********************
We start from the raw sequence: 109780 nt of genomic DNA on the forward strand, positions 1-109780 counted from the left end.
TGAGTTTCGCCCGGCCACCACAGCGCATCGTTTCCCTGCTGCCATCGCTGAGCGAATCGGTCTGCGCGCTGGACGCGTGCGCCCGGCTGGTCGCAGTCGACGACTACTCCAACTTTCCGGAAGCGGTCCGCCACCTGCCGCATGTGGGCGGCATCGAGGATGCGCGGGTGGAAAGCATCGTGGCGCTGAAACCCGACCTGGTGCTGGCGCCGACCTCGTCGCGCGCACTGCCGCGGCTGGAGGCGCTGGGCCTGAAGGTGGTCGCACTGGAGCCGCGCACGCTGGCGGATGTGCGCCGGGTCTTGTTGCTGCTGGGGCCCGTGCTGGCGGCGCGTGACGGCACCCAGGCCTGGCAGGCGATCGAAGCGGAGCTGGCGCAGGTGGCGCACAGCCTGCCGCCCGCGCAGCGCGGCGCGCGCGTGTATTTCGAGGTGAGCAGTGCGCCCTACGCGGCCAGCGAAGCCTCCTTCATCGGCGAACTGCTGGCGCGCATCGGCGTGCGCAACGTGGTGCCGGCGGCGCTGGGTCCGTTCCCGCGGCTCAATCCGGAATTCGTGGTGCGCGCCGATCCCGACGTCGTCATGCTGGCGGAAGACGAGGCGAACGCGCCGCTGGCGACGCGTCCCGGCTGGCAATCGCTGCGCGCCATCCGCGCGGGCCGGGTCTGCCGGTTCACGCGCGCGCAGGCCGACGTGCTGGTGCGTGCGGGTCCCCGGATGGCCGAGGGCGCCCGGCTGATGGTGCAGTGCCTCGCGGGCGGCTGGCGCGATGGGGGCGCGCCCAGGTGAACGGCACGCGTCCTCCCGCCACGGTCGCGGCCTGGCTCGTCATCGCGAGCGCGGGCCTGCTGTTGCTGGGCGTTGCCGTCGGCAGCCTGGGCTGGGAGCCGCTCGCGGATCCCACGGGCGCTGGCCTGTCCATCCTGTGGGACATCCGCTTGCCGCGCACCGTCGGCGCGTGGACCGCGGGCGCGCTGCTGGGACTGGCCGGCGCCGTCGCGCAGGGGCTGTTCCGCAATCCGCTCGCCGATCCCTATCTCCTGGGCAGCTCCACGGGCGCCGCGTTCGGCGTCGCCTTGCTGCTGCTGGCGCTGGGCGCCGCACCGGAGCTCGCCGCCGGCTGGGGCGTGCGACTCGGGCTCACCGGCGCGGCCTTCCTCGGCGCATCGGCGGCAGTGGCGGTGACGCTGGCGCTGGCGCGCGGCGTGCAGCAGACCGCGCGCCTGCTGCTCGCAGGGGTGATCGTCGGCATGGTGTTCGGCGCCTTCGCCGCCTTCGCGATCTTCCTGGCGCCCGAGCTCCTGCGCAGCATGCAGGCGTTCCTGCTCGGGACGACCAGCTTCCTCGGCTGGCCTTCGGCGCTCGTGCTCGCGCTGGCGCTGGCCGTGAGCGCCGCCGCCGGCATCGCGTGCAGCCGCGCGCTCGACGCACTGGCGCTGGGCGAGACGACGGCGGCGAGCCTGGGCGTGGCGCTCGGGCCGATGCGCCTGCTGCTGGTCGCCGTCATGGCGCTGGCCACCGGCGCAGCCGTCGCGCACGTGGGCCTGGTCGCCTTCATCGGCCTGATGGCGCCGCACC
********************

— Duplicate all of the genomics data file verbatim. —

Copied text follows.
We start from the raw sequence: 109780 nt of genomic DNA on the forward strand, positions 1-109780 counted from the left end.
TGAGTTTCGCCCGGCCACCACAGCGCATCGTTTCCCTGCTGCCATCGCTGAGCGAATCGGTCTGCGCGCTGGACGCGTGCGCCCGGCTGGTCGCAGTCGACGACTACTCCAACTTTCCGGAAGCGGTCCGCCACCTGCCGCATGTGGGCGGCATCGAGGATGCGCGGGTGGAAAGCATCGTGGCGCTGAAACCCGACCTGGTGCTGGCGCCGACCTCGTCGCGCGCACTGCCGCGGCTGGAGGCGCTGGGCCTGAAGGTGGTCGCACTGGAGCCGCGCACGCTGGCGGATGTGCGCCGGGTCTTGTTGCTGCTGGGGCCCGTGCTGGCGGCGCGTGACGGCACCCAGGCCTGGCAGGCGATCGAAGCGGAGCTGGCGCAGGTGGCGCACAGCCTGCCGCCCGCGCAGCGCGGCGCGCGCGTGTATTTCGAGGTGAGCAGTGCGCCCTACGCGGCCAGCGAAGCCTCCTTCATCGGCGAACTGCTGGCGCGCATCGGCGTGCGCAACGTGGTGCCGGCGGCGCTGGGTCCGTTCCCGCGGCTCAATCCGGAATTCGTGGTGCGCGCCGATCCCGACGTCGTCATGCTGGCGGAAGACGAGGCGAACGCGCCGCTGGCGACGCGTCCCGGCTGGCAATCGCTGCGCGCCATCCGCGCGGGCCGGGTCTGCCGGTTCACGCGCGCGCAGGCCGACGTGCTGGTGCGTGCGGGTCCCCGGATGGCCGAGGGCGCCCGGCTGATGGTGCAGTGCCTCGCGGGCGGCTGGCGCGATGGGGGCGCGCCCAGGTGAACGGCACGCGTCCTCCCGCCACGGTCGCGGCCTGGCTCGTCATCGCGAGCGCGGGCCTGCTGTTGCTGGGCGTTGCCGTCGGCAGCCTGGGCTGGGAGCCGCTCGCGGATCCCACGGGCGCTGGCCTGTCCATCCTGTGGGACATCCGCTTGCCGCGCACCGTCGGCGCGTGGACCGCGGGCGCGCTGCTGGGACTGGCCGGCGCCGTCGCGCAGGGGCTGTTCCGCAATCCGCTCGCCGATCCCTATCTCCTGGGCAGCTCCACGGGCGCCGCGTTCGGCGTCGCCTTGCTGCTGCTGGCGCTGGGCGCCGCACCGGAGCTCGCCGCCGGCTGGGGCGTGCGACTCGGGCTCACCGGCGCGGCCTTCCTCGGCGCATCGGCGGCAGTGGCGGTGACGCTGGCGCTGGCGCGCGGCGTGCAGCAGACCGCGCGCCTGCTGCTCGCAGGGGTGATCGTCGGCATGGTGTTCGGCGCCTTCGCCGCCTTCGCGATCTTCCTGGCGCCCGAGCTCCTGCGCAGCATGCAGGCGTTCCTGCTCGGGACGACCAGCTTCCTCGGCTGGCCTTCGGCGCTCGTGCTCGCGCTGGCGCTGGCCGTGAGCGCCGCCGCCGGCATCGCGTGCAGCCGCGCGCTCGACGCACTGGCGCTGGGCGAGACGACGGCGGCGAGCCTGGGCGTGGCGCTCGGGCCGATGCGCCTGCTGCTGGTCGCCGTCATGGCGCTGGCCACCGGCGCAGCCGTCGCGCACGTGGGCCTGGTCGCCTTCATCGGCCTGATGGCGCCGCACC